Jeremy’s everyday voice is pretty accent-neutral, although he says it wasn’t always. He came across a home movie recently that featured a blacksnake-in-the-yard situation. Jeremy says he laughed to hear his childhood twang: “Daddy, look how beeeg it is!”

Being a long-time impressionist helps him develop voices, Jeremy says. He’ll take his sweet tea Matthew McConnoughey impression and tweak it for a particular sort of Southern guy. One reviewer described a character as sounding like Kris Kristofferson meets Sam Elliott.

“I enjoy my Southern accents,” Jeremy says.

For a British character, Jeremy might start with a Michael Caine impression to craft the vocal mannerisms of a British man.

Fantasy books “sort of make everybody British,” he says, and for one recent fantasy novel, “Empire’s Ghost,” he kept the “Game of Thrones” cast in mind to distinguish among the novel’s many characters.

With female characters, Jeremy takes a subtle approach – no falsetto. Is there a little gravel in her voice? Is her speech pattern rapid, or slowed down? These are the kinds of choices Jeremy makes when giving voice to a female.

Listeners notice and appreciate what Jeremy brings to a book, as in this review of “Nethergrim”: “Jeremy Arthur gives a thoughtful performance of this fantasy adventure …. Arthur’s deep timbre is a rewarding addition to this audiobook, giving it a magical sound. He creates a wide variety of characters, and his crisp clean narration is well paced.”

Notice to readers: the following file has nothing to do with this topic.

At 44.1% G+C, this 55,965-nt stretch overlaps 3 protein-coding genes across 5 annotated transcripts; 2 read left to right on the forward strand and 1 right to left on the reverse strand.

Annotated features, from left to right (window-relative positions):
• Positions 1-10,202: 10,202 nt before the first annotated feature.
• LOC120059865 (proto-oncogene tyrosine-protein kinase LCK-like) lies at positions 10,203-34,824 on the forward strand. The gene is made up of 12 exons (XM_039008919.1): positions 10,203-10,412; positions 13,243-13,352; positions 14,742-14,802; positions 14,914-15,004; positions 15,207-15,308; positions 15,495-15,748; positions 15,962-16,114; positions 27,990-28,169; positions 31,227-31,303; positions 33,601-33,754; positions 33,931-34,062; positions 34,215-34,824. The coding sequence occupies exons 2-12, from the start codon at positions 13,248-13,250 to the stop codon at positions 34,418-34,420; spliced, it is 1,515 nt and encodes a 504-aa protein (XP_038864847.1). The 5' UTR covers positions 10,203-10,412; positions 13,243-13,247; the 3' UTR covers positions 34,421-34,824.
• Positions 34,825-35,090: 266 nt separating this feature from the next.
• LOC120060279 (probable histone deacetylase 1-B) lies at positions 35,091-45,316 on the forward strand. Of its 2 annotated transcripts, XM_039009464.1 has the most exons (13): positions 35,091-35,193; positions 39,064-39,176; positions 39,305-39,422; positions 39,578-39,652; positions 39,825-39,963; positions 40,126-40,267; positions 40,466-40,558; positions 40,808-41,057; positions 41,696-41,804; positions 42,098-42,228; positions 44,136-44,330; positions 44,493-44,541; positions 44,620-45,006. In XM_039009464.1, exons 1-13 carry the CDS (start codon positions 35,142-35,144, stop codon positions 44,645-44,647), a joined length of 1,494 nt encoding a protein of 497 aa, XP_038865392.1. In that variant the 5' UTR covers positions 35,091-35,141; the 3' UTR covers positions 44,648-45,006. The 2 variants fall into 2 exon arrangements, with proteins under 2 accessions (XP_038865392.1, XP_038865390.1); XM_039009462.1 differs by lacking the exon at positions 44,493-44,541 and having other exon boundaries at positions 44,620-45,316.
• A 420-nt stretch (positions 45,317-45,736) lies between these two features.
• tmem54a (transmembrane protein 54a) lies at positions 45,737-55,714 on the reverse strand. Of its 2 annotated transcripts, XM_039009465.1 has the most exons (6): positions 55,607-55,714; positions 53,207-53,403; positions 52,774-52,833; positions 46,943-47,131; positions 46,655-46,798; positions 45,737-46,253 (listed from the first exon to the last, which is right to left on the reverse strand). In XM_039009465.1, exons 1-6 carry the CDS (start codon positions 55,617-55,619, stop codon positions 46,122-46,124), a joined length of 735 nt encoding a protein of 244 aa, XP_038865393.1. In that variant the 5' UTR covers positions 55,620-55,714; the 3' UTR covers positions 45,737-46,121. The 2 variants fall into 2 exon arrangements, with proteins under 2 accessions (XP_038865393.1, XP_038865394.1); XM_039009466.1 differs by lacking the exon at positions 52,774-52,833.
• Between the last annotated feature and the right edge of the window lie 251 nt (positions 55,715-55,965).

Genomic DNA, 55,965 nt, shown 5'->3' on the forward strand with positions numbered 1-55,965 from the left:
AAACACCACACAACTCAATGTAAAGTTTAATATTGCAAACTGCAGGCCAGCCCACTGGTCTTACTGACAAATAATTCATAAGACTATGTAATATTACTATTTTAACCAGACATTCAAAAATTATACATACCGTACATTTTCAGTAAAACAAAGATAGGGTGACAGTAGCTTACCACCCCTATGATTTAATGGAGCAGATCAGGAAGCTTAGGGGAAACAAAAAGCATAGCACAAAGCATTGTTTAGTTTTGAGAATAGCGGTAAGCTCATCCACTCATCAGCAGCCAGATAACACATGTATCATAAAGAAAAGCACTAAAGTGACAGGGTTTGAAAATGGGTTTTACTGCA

Reading non-fiction, which doesn’t have different character voices to liven it up, requires a conversational, upbeat tone. “You try to put a smile on it,” Jeremy explains.

Although nonfiction is in some ways harder to read, the upside, Jeremy says, is that he retains a lot of the information – so he’s learning as he works.

After Jeremy prepares, it’s time to go into the studio. An engineer assists, following along on his own iPad as Jeremy reads. Mistakes inevitably happen and are corrected. Generally, Jeremy says, two hours of studio work yields one finished hour of narration. So a seven-hour audiobook would typically require 14 studio hours.

Jeremy still works professionally as an actor and was recently singled out for special praise in the Atlanta Journal and Constitution for his role in Alliance Theatre’s “Shakespeare in Love”: “…Aggers, as the stagestruck stutterer Wabash, gives perhaps the night’s most moving performance.”

Jeremy will be travelling to Portland, Oregon in December for a continuing role in part two of a historical drama called “Astoria” that will be performed at Portland Center Stage.

Jeremy says he’s grateful for the acting education he got at Catawba College. He was one of many actors molded and mentored by the late James “Parkie” Parker.

“Parkie is the reason why I do what I do,” Jeremy says. “I use his knowledge every day. He was fantastic.”

If you’re interested in exploring Jeremy’s audiobooks, search for Jeremy Arthur at

Katie Scarvey lives in Salisbury and works for Lutheran Services Carolinas.